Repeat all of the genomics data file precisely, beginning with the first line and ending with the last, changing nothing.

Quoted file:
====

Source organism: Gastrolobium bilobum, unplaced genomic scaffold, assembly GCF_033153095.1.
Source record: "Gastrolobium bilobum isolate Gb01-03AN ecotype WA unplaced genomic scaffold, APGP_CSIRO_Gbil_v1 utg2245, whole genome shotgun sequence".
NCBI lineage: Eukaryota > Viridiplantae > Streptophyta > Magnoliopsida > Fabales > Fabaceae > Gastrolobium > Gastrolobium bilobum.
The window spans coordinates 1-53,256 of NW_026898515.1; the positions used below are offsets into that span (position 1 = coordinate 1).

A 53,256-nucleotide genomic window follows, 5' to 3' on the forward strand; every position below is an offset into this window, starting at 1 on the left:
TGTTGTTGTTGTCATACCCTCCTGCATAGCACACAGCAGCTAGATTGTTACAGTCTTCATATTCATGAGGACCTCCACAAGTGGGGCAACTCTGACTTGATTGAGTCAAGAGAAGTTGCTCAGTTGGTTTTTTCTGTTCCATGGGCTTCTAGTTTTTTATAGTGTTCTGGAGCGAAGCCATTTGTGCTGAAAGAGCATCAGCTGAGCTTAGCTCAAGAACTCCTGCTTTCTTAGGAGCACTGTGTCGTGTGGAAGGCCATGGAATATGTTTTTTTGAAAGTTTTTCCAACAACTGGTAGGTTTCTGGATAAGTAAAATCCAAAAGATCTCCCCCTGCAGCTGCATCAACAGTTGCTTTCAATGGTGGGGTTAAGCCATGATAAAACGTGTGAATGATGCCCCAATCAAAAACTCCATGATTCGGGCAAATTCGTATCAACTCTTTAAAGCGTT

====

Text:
Source organism: Gastrolobium bilobum, unplaced genomic scaffold, assembly GCF_033153095.1.
Source record: "Gastrolobium bilobum isolate Gb01-03AN ecotype WA unplaced genomic scaffold, APGP_CSIRO_Gbil_v1 utg2245, whole genome shotgun sequence".
NCBI lineage: Eukaryota > Viridiplantae > Streptophyta > Magnoliopsida > Fabales > Fabaceae > Gastrolobium > Gastrolobium bilobum.
The window spans coordinates 1-53,256 of NW_026898515.1; the positions used below are offsets into that span (position 1 = coordinate 1).

A 53,256-nucleotide genomic window follows, 5' to 3' on the forward strand; every position below is an offset into this window, starting at 1 on the left:
TGTTGTTGTTGTCATACCCTCCTGCATAGCACACAGCAGCTAGATTGTTACAGTCTTCATATTCATGAGGACCTCCACAAGTGGGGCAACTCTGACTTGATTGAGTCAAGAGAAGTTGCTCAGTTGGTTTTTTCTGTTCCATGGGCTTCTAGTTTTTTATAGTGTTCTGGAGCGAAGCCATTTGTGCTGAAAGAGCATCAGCTGAGCTTAGCTCAAGAACTCCTGCTTTCTTAGGAGCACTGTGTCGTGTGGAAGGCCATGGAATATGTTTTTTTGAAAGTTTTTCCAACAACTGGTAGGTTTCTGGATAAGTAAAATCCAAAAGATCTCCCCCTGCAGCTGCATCAACAGTTGCTTTCAATGGTGGGGTTAAGCCATGATAAAACGTGTGAATGATGCCCCAATCAAAAACTCCATGATTCGGGCAAATTCGTATCAACTCTTTAAAGCGTT